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State v. Bubar

Superior Court of Maine

July 7, 2018

STATE OF MAINE
v.
SCOTT BUBAR

          COMBINED ORDER ON MOTIONS

         Before the Court are two motions, the State's Motion in Limine to allow introduction of statements made by Jenny Shorey to a 911 operator, and Defendant's Motion to Suppress statements made by the Defendant to law enforcement. Hearing on the motions was held on August 16, 2018. The Court will address each motion in turn.

         Motion in Limine

         The State is seeking admission of statements made by Ms. Shorey[1] to a 911 operator on May 19, 2017. The Court has reviewed the parties' filings, the testimony at hearing, and has heard the recording made of these statements. For reasons stated, the Motion in Limine is granted in part. Some of the statements made are admissible as statements of then-existing emotional, or physical condition, some are admissible as present sense impressions, and some are admissible as excited utterances.

         Under MR. Evid. 803(3) a statement that is otherwise hearsay may be admitted if it is a statement of the declarant's then-existing emotional state of mind (such as motive, intent, or plan) or emotional sensory or physical condition (such as mental feeling, pain, or bodily health). The parties seem to agree that some of Ms. Shorey's statements qualify as exceptions under this Rule but did not specify in the written filings which ones qualify or not.

         Under M.R. Evid. 803(1) a statement that is otherwise hearsay may be admitted if it is a "statement describing or explaining an event or condition made while or immediately after the declarant perceived it." Just as with respect to the exception under Rule 803(3) the parties seem to agree that some of Ms. Shorey's statements qualify as hearsay exceptions but have not been specific in their filings on this issue.

         The parties' fundamental disagreement has to do with the excited utterance exception under Me. R. Evid. 803(2). In State v. Barnies, 680 A.2d 449 the Law Court set out the findings a court must make in order to admit evidence under the "excited utterance" exception of Me. R. Evid. 803(2). The Law Court held that these findings were preliminary questions for the trial court under Rule 104. In order to determine if the exception applies to the statement, the Court must find: (1) that a startling event occurred; (2) that the hearsay statement related to the startling event; and (3) that the hearsay statement was made while the declarant was under the stress of the excitement caused by the event." Id. at 451.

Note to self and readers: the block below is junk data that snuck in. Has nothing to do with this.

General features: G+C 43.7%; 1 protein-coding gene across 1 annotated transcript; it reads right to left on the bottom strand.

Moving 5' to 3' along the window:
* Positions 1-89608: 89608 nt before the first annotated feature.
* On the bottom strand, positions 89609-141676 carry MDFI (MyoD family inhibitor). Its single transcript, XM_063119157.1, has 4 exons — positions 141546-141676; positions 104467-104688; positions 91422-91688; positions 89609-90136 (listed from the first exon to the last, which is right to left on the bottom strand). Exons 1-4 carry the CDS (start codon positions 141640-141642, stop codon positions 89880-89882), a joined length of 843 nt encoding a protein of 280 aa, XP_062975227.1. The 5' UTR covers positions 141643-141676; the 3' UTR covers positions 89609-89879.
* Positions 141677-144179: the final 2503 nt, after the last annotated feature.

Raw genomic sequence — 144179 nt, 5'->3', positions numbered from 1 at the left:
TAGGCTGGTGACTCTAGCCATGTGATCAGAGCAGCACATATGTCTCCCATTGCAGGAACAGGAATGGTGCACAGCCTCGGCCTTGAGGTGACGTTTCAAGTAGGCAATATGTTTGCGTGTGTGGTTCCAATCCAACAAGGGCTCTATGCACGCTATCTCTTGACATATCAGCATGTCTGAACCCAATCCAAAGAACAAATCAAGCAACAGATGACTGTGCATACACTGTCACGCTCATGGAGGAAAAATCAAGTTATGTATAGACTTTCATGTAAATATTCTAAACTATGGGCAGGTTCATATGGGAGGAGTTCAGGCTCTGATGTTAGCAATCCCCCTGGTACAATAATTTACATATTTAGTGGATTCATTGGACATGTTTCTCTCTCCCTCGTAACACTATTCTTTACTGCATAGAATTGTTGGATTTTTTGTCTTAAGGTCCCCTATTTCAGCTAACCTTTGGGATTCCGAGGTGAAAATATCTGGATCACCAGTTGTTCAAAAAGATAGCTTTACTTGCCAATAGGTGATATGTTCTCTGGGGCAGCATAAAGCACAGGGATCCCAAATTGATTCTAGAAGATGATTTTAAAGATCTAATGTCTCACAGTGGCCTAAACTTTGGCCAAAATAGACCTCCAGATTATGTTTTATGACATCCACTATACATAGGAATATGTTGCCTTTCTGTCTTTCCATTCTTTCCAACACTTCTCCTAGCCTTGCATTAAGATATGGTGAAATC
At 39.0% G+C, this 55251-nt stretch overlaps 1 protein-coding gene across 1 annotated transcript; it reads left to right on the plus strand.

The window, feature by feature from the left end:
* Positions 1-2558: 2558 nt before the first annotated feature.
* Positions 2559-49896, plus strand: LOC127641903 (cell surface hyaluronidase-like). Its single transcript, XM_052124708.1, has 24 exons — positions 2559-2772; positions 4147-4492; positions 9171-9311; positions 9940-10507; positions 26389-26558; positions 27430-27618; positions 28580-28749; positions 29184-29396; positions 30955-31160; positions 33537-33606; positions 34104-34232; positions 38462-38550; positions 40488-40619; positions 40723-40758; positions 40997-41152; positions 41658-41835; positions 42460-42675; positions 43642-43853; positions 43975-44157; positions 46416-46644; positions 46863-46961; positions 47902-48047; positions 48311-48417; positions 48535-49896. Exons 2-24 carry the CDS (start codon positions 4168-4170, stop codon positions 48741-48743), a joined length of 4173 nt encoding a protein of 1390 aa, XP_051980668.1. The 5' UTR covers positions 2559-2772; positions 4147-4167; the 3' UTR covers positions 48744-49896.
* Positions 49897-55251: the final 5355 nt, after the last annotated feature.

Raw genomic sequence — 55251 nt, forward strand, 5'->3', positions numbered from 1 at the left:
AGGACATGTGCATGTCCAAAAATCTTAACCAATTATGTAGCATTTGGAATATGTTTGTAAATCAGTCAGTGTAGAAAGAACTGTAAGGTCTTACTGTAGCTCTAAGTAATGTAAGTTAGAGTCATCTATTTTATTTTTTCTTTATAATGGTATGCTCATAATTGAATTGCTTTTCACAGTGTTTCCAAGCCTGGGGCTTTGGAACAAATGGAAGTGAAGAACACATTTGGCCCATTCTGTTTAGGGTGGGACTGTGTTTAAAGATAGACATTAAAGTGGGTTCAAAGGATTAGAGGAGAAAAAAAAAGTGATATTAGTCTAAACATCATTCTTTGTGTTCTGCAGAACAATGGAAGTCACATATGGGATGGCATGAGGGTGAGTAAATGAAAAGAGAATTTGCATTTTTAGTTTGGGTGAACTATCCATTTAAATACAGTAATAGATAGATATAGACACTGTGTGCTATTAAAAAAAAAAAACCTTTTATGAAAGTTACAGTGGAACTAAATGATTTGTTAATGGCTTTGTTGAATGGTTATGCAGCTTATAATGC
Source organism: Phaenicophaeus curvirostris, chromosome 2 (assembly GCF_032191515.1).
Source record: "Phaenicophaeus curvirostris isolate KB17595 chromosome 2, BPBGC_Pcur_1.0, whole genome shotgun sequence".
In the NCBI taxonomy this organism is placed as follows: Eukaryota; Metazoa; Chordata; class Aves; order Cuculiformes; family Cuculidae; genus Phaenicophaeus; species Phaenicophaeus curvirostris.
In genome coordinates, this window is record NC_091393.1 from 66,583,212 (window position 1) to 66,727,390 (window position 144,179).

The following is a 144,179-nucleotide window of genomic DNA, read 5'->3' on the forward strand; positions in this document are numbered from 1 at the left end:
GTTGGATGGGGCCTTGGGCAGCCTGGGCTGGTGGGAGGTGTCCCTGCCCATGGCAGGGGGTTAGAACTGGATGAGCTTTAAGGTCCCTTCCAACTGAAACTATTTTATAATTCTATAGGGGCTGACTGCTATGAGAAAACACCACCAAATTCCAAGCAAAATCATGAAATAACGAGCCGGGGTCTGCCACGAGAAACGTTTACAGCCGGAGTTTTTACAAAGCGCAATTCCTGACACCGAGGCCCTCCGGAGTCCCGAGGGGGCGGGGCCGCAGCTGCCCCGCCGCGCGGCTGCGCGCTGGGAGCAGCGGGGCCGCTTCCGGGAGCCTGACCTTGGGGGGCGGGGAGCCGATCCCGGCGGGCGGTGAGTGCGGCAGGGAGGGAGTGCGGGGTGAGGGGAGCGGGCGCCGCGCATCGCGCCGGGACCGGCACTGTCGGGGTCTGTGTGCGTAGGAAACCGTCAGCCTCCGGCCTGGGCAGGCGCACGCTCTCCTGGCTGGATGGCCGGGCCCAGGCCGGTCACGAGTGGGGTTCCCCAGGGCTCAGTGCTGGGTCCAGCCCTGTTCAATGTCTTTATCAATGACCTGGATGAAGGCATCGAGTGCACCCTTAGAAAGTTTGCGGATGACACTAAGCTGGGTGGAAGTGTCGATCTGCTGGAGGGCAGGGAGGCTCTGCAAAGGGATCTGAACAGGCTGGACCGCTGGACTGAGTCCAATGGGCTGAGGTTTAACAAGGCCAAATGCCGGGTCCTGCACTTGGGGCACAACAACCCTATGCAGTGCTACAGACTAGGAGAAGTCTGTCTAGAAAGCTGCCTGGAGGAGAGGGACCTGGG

The Law Court has also held that the stress of "conscience, guilt or fear are not to be equated with the stress of excitement." State v. Lafrance, 589 A.2d at 45. It has also held that the statement must be "spontaneous and unreflecting" and made "before there has been time to contrive and misrepresent." Id.

         In State v. Ellis, 297 A.2d at 93 the Law Court stated that under "certain external circumstances of physical shock, a stress of nervous excitement may be produced which stills the reflective faculties and removes their control, so that the utterance which then occurs is a spontaneous and sincere response to the actual sensations and perceptions already produced by the external shock."

         The Court finds that the last shots fired in this incident occurred around 1044 pm. The 911 statements by Ms. Shorey were made approximately a half an hour later. Jenny Shorey is a bed-ridden woman who was confined in this shooting incident and "standoff" to her bed which was in the trailer's living rooms. Her long-standing boyfriend and his son, the Defendant, had been shot by law enforcement officers and her boyfriend was killed. During the call, which lasts approximately 21 minutes and 57 seconds, she tells the 911 operator that she is scared, that she wants the police to "get here soon though" and she is heard at several places moaning.

         The Court finds that many of her statements qualify as excited utterances, and alternatively many of them qualify as exceptions under Rule 801(1) and/or Rule 803(3). While Ms. Shorey is not shouting into the phone it is clear to the Court that she is terrified at the beginning of the interview and still subject to the nervous excitement produced by the exchange of gunfire between the police and the Defendant and her father. She seems aware that her boyfriend is dead, that the Defendant is seriously wounded, and she had almost been hit by gunfire herself. Her physical inability to defend herself or move away from the gunfire would obviously have produced the kind of physical shock the exception contemplates. However, it is also clear to the Court that at some point in the interview the exchange between Ms. Shorey and 911 operator becomes more conversational and the Court finds that at that point the shock produced by the violence she experienced had diminished sufficiently that the Court cannot find her remaining statements qualify as exceptions to hearsay rule. They may, however, be admissible still under Rule 803(1) and/or Rule 803(3).

         The Court therefore concludes as follows:

1) Statements of Ms. Shorey on page one are admissible under either Rule 803(2) or Rule 803(3).
2) Statements of Ms. Shorey on page two are admissible under 803(2). They are also admissible under either Rule 803(1) or Rule 803(3).
3) Statements of Ms. Shorey on page three are admissible under Rule 803(2). They are also admissible under either Rule ...

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